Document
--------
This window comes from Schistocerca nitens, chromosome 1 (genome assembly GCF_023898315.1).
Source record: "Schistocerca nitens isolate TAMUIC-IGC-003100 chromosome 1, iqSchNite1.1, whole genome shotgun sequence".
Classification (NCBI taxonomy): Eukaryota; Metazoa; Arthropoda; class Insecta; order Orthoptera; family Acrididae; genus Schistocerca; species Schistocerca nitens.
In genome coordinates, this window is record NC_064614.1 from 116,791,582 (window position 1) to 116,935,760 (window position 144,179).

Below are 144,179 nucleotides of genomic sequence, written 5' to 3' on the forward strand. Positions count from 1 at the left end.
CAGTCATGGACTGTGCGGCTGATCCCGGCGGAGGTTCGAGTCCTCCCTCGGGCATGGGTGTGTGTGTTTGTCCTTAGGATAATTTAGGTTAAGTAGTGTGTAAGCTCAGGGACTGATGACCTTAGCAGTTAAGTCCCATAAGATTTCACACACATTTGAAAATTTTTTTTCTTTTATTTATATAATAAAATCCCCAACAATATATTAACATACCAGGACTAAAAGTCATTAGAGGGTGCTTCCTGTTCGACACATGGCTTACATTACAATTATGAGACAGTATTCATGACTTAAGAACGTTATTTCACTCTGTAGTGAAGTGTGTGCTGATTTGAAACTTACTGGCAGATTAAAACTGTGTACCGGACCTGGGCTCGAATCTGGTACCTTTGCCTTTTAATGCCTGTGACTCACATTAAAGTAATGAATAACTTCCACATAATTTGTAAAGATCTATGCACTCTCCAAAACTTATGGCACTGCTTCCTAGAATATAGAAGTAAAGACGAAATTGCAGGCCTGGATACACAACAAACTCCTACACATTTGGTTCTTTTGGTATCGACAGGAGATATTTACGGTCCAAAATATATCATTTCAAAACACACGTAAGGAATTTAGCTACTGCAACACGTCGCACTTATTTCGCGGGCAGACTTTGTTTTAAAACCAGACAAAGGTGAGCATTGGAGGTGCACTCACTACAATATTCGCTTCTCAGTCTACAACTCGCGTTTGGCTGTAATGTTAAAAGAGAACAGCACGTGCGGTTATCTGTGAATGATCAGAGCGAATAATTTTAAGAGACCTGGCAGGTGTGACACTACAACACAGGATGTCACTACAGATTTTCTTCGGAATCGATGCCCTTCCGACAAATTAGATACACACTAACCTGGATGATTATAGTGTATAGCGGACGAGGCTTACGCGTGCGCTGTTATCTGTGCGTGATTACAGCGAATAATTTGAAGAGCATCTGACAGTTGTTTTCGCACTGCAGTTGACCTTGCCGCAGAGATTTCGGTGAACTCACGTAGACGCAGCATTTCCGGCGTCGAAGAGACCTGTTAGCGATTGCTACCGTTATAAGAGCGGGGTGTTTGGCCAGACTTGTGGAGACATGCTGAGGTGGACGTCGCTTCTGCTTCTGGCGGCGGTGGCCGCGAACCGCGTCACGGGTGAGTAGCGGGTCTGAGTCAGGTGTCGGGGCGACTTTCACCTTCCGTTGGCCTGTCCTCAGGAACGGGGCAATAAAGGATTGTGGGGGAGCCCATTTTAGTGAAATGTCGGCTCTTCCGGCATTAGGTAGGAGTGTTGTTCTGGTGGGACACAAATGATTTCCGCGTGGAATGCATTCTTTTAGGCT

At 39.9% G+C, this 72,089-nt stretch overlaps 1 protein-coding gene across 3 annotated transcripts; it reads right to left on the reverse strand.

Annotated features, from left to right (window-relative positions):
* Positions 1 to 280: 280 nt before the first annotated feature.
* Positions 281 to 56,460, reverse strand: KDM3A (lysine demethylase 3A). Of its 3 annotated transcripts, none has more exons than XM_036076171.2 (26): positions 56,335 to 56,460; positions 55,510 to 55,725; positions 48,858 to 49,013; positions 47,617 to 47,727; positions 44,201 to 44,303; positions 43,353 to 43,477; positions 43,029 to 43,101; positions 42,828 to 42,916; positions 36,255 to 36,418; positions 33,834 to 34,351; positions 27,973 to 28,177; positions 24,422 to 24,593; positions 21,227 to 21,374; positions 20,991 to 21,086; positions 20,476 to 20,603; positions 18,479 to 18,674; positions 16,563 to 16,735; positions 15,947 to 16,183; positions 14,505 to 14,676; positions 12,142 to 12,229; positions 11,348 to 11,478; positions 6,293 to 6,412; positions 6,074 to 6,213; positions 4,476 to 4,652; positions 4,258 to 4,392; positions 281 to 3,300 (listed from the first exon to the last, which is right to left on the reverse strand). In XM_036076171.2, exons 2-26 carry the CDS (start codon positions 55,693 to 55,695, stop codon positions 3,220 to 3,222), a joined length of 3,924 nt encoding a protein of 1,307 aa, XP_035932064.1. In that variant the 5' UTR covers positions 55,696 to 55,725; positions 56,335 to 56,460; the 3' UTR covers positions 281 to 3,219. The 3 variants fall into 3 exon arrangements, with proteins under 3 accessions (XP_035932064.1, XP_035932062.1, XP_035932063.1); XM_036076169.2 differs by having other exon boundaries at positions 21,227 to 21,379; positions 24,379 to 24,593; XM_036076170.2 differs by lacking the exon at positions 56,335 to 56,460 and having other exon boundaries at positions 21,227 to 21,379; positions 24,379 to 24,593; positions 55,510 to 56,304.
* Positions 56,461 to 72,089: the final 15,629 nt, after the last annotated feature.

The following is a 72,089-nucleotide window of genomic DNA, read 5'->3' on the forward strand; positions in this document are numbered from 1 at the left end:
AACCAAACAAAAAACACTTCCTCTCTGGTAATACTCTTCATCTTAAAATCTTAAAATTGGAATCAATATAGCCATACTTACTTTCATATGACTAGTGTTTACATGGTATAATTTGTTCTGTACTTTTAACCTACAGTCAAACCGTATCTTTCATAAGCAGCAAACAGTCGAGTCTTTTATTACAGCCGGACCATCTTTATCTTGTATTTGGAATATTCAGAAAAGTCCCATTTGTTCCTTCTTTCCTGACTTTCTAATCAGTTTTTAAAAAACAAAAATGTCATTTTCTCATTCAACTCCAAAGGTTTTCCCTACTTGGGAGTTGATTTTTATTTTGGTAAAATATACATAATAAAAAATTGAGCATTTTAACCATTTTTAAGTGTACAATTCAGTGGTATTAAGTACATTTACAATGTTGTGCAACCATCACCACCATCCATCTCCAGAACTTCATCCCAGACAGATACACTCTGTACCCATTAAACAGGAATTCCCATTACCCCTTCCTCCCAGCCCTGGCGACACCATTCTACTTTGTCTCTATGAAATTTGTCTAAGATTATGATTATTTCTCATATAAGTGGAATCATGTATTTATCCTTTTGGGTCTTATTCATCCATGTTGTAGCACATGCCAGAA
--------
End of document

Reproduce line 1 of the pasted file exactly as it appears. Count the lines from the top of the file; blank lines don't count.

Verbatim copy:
This window comes from Schistocerca nitens, chromosome 1 (genome assembly GCF_023898315.1).